There is little research on voters who display incongruent preferences, that is, those who prefer a leader from another party than their preferred one. We address two questions. How many voters prefer a leader from another party? Do these incongruent voters vote for their preferred party or leader? We use the Comparative Study of Electoral Systems (CSES) data sets covering 83 legislative elections over a time period of 20 years (1996–2016). We find that 17% of the electorate typically prefer a leader from another party. In that group, the vast majority (80%) end up supporting their preferred party while 20% of voters support their preferred leader. We find that partisans and those located at the extremes of the political spectrum tend to have more congruent preferences. Moreover, the proportion of incongruent voters who cast their vote for their preferred leader is higher in less established and less polarized countries as well as among non-partisans. We discuss the implications of our findings for our understanding of the role of parties and leaders in contemporary democracies.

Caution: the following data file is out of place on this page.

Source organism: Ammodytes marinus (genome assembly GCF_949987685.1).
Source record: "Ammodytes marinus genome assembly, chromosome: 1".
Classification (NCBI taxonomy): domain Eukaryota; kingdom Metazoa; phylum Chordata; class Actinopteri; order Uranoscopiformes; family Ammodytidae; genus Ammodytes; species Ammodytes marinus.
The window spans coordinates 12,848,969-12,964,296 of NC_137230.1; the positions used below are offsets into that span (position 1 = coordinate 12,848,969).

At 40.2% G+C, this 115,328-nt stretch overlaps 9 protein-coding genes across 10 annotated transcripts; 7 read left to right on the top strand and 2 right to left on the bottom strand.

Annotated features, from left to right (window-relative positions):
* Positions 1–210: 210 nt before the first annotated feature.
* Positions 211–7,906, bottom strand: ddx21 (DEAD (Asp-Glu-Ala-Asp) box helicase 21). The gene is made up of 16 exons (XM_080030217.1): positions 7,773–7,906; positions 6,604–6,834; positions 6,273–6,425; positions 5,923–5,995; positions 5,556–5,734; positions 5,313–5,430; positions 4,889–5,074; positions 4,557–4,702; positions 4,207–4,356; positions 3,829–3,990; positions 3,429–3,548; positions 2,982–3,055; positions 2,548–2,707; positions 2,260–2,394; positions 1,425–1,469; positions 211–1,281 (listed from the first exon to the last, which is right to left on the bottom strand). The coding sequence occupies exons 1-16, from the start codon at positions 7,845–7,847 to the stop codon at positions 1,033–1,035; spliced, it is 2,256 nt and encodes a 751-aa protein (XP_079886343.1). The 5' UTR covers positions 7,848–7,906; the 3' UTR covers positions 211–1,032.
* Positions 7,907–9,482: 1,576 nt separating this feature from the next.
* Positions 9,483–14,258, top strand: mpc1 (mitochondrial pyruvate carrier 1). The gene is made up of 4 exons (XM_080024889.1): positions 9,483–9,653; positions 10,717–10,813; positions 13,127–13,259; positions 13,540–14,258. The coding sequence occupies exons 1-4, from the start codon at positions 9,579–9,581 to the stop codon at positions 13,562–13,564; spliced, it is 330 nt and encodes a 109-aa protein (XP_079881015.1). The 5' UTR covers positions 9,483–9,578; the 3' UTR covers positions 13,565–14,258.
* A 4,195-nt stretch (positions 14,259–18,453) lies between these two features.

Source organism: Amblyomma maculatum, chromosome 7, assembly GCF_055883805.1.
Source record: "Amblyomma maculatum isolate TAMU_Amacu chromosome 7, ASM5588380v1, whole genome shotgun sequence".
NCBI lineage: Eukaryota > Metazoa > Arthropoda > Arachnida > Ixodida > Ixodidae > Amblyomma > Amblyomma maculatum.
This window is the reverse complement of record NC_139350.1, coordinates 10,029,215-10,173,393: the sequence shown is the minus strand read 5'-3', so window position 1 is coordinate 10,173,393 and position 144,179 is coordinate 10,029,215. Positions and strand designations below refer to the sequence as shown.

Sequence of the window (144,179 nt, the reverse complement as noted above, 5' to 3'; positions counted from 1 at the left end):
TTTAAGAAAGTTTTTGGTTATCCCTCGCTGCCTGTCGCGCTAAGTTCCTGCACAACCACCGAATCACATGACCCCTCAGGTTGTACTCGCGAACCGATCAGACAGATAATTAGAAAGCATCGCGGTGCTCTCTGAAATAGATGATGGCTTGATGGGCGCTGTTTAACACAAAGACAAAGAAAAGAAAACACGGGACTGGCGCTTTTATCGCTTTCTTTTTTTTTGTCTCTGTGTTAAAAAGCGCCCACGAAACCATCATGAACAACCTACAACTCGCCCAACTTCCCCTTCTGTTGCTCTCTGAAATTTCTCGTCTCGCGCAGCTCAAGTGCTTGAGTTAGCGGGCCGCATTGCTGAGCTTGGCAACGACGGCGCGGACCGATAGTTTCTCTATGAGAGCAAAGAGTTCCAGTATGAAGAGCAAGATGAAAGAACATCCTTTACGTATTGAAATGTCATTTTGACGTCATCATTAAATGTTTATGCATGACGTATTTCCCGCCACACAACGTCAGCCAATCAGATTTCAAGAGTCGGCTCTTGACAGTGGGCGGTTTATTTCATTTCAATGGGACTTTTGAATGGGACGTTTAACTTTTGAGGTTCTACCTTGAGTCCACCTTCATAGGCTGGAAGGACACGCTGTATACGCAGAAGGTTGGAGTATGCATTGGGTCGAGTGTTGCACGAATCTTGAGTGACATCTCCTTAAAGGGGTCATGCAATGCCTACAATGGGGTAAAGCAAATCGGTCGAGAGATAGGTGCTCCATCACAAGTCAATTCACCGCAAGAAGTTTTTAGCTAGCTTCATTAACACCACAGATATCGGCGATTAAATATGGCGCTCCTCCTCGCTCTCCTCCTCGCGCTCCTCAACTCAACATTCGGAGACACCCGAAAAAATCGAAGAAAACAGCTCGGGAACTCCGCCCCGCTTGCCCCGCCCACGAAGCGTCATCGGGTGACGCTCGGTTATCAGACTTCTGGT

- comparative study of electoral systems (CSES)
- political parties
- vote choice